Metro Water Services started inspecting underground sewage lines on Monday to assess damage after the Christmas Day bombing. To do it, the agency hired a contractor to send remote-controlled cameras into the pipes.
Spokesperson Sonia Allman says the agency will inspect about 12,000 feet of sewer line by the end of the week.
Some of the pipes are made of brick or concrete. But it’s the oldest ones — made of clay and installed in 1903 — causing the most concern.
“When you have older clay pipe, especially that type of vibration could have caused it to fail,” Allman said.
The clay pipes make up at least 3,300 feet of sewage lines in the area. However, that number is likely to go up, since there’s about 5,300 feet of line that the agency has listed as “unknown” material — likely additional clay infrastructure.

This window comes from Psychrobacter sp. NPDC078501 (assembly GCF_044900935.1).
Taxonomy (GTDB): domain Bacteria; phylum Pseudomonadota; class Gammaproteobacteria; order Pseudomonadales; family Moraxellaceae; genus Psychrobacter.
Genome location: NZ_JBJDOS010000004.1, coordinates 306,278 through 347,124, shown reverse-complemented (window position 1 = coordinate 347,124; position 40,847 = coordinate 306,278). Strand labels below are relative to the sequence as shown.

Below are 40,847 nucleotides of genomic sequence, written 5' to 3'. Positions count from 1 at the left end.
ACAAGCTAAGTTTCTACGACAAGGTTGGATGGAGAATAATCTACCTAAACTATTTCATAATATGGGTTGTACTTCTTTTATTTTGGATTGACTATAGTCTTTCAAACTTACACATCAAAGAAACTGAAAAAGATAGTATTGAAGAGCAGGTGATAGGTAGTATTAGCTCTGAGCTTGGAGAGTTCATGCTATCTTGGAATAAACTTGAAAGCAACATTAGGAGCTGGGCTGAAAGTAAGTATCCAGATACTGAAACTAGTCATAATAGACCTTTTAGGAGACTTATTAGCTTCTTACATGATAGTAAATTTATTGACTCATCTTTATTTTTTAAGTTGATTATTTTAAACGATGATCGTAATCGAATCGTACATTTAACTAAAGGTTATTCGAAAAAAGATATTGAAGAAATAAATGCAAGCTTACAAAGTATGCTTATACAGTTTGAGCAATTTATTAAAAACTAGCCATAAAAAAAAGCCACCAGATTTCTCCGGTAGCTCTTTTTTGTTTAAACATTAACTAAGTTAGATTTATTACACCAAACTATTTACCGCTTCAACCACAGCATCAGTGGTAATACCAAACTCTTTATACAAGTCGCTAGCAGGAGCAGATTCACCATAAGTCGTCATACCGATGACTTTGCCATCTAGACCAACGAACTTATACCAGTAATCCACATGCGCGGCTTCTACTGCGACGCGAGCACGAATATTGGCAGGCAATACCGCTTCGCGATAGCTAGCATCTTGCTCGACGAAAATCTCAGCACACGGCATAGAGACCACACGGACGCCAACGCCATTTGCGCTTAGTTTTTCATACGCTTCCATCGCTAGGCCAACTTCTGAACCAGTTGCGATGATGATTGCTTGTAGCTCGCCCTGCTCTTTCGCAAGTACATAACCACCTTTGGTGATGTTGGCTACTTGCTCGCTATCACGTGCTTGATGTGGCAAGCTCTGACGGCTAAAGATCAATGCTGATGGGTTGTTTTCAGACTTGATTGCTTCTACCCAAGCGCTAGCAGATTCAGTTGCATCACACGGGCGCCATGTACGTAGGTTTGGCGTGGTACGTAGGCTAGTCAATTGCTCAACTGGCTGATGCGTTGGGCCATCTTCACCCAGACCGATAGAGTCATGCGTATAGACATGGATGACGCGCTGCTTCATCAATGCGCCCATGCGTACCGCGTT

This is one of the cameras that will be used to inspect the underground sewer pipelines in the area of the Christmas Day bombing.
— Sergio Martínez-Beltrán (@SergioMarBel) January 4, 2021
To assess the potential damage, Metro is sending in a small camera that rolls on wheels with a headlight. It looks a little bit like a miniature version of the WALL-E robot. As it travels, some lines may need to be cleaned, requiring powerful jets of water and powerful vacuuming.
The cameras will record their underground journey so Metro engineers can decide which pipes need replacement. This inspection will cost $75,000 with contractor Ace Pipe Cleaning.
But the repair cost could increase substantially if they find a lot of damage, potentially requiring pipe replacements in the heart of downtown.
“If we had to dig up the street to completely replace them, it would be quite an impact to the city,” Allman said. “We want to use any options or methods that we have to lessen that impact.”
Thus far, Metro doesn’t believe there was any damage to the public water system. The focus is on sewage lines.